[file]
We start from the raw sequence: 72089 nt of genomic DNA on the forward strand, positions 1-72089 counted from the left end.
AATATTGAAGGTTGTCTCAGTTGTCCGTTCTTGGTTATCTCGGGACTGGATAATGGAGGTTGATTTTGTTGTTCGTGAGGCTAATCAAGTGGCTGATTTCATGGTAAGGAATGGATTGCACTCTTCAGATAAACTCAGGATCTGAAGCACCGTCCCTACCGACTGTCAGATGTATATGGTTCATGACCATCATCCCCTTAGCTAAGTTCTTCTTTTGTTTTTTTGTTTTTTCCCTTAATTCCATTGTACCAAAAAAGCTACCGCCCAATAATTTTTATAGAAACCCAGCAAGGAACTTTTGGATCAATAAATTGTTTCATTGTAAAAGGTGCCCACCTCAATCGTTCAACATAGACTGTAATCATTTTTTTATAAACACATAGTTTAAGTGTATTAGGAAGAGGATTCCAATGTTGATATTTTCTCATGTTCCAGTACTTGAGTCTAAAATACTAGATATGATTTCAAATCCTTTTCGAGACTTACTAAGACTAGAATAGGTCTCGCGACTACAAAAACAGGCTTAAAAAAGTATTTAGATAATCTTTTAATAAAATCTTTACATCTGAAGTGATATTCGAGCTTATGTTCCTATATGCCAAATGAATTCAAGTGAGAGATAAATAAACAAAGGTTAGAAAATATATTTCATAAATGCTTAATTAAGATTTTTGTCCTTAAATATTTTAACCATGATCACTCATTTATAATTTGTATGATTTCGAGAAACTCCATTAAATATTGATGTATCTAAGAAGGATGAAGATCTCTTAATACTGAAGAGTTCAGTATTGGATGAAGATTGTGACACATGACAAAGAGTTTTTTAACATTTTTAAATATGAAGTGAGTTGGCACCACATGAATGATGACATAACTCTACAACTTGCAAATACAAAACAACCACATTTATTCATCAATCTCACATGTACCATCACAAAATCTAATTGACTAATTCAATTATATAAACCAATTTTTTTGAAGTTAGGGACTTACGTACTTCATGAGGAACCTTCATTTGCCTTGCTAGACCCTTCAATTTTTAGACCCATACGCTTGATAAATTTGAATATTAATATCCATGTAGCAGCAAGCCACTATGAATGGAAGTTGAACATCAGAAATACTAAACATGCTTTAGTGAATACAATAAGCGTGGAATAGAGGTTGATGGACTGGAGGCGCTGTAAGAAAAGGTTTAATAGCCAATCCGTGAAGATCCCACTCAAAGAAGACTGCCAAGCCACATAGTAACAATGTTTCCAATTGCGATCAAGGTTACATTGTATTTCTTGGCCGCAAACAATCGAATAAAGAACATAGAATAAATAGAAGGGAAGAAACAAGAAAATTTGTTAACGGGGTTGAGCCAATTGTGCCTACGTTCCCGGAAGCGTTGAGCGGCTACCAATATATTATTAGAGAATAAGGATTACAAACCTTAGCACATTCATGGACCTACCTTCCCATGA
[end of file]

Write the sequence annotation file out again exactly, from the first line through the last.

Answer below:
We start from the raw sequence: 72089 nt of genomic DNA on the forward strand, positions 1-72089 counted from the left end.
AATATTGAAGGTTGTCTCAGTTGTCCGTTCTTGGTTATCTCGGGACTGGATAATGGAGGTTGATTTTGTTGTTCGTGAGGCTAATCAAGTGGCTGATTTCATGGTAAGGAATGGATTGCACTCTTCAGATAAACTCAGGATCTGAAGCACCGTCCCTACCGACTGTCAGATGTATATGGTTCATGACCATCATCCCCTTAGCTAAGTTCTTCTTTTGTTTTTTTGTTTTTTCCCTTAATTCCATTGTACCAAAAAAGCTACCGCCCAATAATTTTTATAGAAACCCAGCAAGGAACTTTTGGATCAATAAATTGTTTCATTGTAAAAGGTGCCCACCTCAATCGTTCAACATAGACTGTAATCATTTTTTTATAAACACATAGTTTAAGTGTATTAGGAAGAGGATTCCAATGTTGATATTTTCTCATGTTCCAGTACTTGAGTCTAAAATACTAGATATGATTTCAAATCCTTTTCGAGACTTACTAAGACTAGAATAGGTCTCGCGACTACAAAAACAGGCTTAAAAAAGTATTTAGATAATCTTTTAATAAAATCTTTACATCTGAAGTGATATTCGAGCTTATGTTCCTATATGCCAAATGAATTCAAGTGAGAGATAAATAAACAAAGGTTAGAAAATATATTTCATAAATGCTTAATTAAGATTTTTGTCCTTAAATATTTTAACCATGATCACTCATTTATAATTTGTATGATTTCGAGAAACTCCATTAAATATTGATGTATCTAAGAAGGATGAAGATCTCTTAATACTGAAGAGTTCAGTATTGGATGAAGATTGTGACACATGACAAAGAGTTTTTTAACATTTTTAAATATGAAGTGAGTTGGCACCACATGAATGATGACATAACTCTACAACTTGCAAATACAAAACAACCACATTTATTCATCAATCTCACATGTACCATCACAAAATCTAATTGACTAATTCAATTATATAAACCAATTTTTTTGAAGTTAGGGACTTACGTACTTCATGAGGAACCTTCATTTGCCTTGCTAGACCCTTCAATTTTTAGACCCATACGCTTGATAAATTTGAATATTAATATCCATGTAGCAGCAAGCCACTATGAATGGAAGTTGAACATCAGAAATACTAAACATGCTTTAGTGAATACAATAAGCGTGGAATAGAGGTTGATGGACTGGAGGCGCTGTAAGAAAAGGTTTAATAGCCAATCCGTGAAGATCCCACTCAAAGAAGACTGCCAAGCCACATAGTAACAATGTTTCCAATTGCGATCAAGGTTACATTGTATTTCTTGGCCGCAAACAATCGAATAAAGAACATAGAATAAATAGAAGGGAAGAAACAAGAAAATTTGTTAACGGGGTTGAGCCAATTGTGCCTACGTTCCCGGAAGCGTTGAGCGGCTACCAATATATTATTAGAGAATAAGGATTACAAACCTTAGCACATTCATGGACCTACCTTCCCATGA